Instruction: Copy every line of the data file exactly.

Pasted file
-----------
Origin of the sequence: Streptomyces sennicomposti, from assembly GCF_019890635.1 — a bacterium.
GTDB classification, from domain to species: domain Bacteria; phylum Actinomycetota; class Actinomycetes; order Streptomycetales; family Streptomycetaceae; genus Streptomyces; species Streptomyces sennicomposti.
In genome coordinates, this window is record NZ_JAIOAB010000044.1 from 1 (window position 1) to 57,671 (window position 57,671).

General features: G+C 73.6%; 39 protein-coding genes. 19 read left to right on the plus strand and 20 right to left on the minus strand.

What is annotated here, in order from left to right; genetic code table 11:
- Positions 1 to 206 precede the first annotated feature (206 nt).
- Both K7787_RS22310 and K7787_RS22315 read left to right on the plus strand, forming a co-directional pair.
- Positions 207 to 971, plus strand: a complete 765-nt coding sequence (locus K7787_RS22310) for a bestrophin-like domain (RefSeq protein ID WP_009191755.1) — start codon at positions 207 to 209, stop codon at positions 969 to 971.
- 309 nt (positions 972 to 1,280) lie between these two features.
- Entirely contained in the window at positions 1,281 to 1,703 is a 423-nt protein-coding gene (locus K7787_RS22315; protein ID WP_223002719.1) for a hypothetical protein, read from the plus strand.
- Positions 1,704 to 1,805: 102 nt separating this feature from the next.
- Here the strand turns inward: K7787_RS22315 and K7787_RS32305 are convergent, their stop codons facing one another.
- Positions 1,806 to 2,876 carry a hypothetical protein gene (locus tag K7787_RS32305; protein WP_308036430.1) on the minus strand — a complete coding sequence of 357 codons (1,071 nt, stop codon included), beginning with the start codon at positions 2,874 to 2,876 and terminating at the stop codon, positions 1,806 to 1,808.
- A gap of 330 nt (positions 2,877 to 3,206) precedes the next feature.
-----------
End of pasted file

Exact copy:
Origin of the sequence: Streptomyces sennicomposti, from assembly GCF_019890635.1 — a bacterium.
GTDB classification, from domain to species: domain Bacteria; phylum Actinomycetota; class Actinomycetes; order Streptomycetales; family Streptomycetaceae; genus Streptomyces; species Streptomyces sennicomposti.
In genome coordinates, this window is record NZ_JAIOAB010000044.1 from 1 (window position 1) to 57,671 (window position 57,671).

General features: G+C 73.6%; 39 protein-coding genes. 19 read left to right on the plus strand and 20 right to left on the minus strand.

What is annotated here, in order from left to right; genetic code table 11:
- Positions 1 to 206 precede the first annotated feature (206 nt).
- Both K7787_RS22310 and K7787_RS22315 read left to right on the plus strand, forming a co-directional pair.
- Positions 207 to 971, plus strand: a complete 765-nt coding sequence (locus K7787_RS22310) for a bestrophin-like domain (RefSeq protein ID WP_009191755.1) — start codon at positions 207 to 209, stop codon at positions 969 to 971.
- 309 nt (positions 972 to 1,280) lie between these two features.
- Entirely contained in the window at positions 1,281 to 1,703 is a 423-nt protein-coding gene (locus K7787_RS22315; protein ID WP_223002719.1) for a hypothetical protein, read from the plus strand.
- Positions 1,704 to 1,805: 102 nt separating this feature from the next.
- Here the strand turns inward: K7787_RS22315 and K7787_RS32305 are convergent, their stop codons facing one another.
- Positions 1,806 to 2,876 carry a hypothetical protein gene (locus tag K7787_RS32305; protein WP_308036430.1) on the minus strand — a complete coding sequence of 357 codons (1,071 nt, stop codon included), beginning with the start codon at positions 2,874 to 2,876 and terminating at the stop codon, positions 1,806 to 1,808.
- A gap of 330 nt (positions 2,877 to 3,206) precedes the next feature.